Then, as if my sufferings were not great enough, I caught up with the much-vaunted 60 Minutes interview. To my surprise, the interviewer was Karl Stefanovic, while I’d been thinking in 1980 terms of there being someone in charge who would have the sombre visage of Ian Leslie. It was apparent in the introduction that the profile was going to be the traditional colossal bag of shite, as the viewer is informed that ‘A loving marriage and a new family have brought her the happiness that eluded her for so long’. Geez, what a forlorn existence Kidman had endured previously, with her lively love life, massively successful career, and even more massive divorce settlement from Mr Tom Cruise, once he was no longer rejoicing in the Ray-Martin-bestowed title of ‘Australia’s Favourite Son-in-Law’.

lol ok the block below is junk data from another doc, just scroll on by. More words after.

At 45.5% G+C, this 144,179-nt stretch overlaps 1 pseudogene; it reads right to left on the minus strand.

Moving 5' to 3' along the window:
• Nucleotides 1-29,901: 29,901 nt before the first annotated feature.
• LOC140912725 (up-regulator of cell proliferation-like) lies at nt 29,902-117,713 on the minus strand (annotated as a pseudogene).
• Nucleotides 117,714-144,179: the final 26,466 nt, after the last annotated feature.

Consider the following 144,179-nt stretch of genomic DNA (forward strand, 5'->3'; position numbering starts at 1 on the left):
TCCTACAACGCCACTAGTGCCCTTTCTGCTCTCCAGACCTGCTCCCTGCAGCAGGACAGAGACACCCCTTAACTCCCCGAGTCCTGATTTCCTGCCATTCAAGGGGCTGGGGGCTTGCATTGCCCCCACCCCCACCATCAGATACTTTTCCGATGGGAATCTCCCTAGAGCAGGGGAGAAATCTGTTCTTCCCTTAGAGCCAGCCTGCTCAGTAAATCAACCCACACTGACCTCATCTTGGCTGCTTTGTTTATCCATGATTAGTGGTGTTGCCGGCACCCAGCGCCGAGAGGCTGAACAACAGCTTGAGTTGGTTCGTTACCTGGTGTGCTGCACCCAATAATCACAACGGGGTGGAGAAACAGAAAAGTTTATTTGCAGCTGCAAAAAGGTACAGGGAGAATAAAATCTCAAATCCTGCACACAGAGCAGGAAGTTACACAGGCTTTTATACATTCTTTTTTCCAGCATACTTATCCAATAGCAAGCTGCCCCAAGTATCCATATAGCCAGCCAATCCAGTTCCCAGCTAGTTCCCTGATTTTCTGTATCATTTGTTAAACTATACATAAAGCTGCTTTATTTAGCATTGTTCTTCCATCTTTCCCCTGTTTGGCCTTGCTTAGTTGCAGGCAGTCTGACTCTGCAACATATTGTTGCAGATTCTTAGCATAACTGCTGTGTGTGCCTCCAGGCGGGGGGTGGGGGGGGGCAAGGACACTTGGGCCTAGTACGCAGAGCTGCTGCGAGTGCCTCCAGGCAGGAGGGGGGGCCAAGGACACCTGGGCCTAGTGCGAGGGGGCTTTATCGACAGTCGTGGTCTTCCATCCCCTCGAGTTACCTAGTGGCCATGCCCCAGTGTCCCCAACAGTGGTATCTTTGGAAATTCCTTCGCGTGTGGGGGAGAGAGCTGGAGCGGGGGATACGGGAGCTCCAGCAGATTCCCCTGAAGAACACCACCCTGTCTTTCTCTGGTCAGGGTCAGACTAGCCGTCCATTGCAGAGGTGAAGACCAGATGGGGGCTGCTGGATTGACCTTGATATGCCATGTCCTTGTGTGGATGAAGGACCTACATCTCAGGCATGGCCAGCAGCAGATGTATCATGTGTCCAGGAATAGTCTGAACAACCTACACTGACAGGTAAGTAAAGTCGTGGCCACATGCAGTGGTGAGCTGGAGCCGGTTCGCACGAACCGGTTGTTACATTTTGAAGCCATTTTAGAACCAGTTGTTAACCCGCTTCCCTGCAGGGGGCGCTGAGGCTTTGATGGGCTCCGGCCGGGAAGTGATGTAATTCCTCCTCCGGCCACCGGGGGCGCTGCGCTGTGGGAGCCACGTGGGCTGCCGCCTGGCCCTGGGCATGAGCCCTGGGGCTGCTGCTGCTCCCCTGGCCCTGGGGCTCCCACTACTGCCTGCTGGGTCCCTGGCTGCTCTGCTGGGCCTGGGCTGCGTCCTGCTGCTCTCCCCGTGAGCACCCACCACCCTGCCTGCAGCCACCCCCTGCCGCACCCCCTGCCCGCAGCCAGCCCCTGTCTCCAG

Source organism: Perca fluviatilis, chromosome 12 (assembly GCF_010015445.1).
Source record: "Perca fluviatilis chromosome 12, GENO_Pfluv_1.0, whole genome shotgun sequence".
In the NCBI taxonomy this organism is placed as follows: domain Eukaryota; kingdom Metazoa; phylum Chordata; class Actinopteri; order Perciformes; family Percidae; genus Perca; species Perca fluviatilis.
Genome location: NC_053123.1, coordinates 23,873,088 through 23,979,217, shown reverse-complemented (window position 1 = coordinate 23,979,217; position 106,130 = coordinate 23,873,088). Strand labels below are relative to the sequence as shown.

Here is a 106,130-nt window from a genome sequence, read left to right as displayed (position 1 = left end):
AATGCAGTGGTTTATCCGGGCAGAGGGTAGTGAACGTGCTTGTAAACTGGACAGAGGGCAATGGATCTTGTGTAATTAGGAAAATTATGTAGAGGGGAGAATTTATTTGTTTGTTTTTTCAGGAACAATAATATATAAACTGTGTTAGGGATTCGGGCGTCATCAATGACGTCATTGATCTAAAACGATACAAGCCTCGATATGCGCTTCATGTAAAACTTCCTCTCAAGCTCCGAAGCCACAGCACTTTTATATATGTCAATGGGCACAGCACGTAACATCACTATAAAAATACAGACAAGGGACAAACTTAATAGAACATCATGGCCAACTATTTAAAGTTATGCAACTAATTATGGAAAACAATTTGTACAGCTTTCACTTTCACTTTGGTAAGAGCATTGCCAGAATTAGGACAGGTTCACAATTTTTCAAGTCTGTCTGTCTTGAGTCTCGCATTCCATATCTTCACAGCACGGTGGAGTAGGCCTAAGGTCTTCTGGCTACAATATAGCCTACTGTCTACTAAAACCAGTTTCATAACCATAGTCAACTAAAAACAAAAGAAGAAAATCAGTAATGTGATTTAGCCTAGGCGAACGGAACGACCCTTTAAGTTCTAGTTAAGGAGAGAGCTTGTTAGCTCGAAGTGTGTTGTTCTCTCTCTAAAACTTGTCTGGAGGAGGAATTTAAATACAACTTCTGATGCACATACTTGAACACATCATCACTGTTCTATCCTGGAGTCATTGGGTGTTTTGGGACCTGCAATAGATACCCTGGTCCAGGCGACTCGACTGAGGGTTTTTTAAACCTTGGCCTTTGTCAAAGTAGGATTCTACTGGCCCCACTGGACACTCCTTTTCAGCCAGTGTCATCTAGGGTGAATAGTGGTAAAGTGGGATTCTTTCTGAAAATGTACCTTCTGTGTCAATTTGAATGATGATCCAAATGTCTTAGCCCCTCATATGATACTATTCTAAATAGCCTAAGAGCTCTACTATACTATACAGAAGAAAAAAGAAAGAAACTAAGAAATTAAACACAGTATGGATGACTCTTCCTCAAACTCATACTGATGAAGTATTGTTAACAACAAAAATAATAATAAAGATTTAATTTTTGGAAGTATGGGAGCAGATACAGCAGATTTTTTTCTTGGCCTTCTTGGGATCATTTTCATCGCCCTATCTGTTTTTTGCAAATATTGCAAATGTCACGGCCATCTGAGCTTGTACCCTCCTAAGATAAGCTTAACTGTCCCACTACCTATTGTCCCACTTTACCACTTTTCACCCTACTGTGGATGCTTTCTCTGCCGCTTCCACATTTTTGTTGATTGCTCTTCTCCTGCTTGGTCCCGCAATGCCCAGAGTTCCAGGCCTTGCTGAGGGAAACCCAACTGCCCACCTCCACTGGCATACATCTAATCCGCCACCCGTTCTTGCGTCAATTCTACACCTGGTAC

In the interview itself, Stefanovic, of course, presents Kidman with a minute pair of RM Williams boots for her youngest daughter, which is, at least, a neat twist on when 60 Minutes profiles Australian males in LA and there is the customary exchange about, eg, showing the Americans how to pull a beer. Stefanovic then asks for baby pictures, which, natch, Kidman just happens to have on her person; asks whether her youngest has ‘Mum’s hair’; asks whether Kidman was at Faith’s birth; asks whether the bond she felt at the birth of two children was the same; asks whether the children whom she adopted with Tom Cruise have met little Faith; asks whether Kidman thinks she’ll have another baby; and observes that Keith Urban (tagged in this interview, I am thrilled to say, as ‘the wild boy from Caboolture’) ‘sounds like a good bloke’ and that he, Stefanovic, has read that Kidman likes Urban’s hands.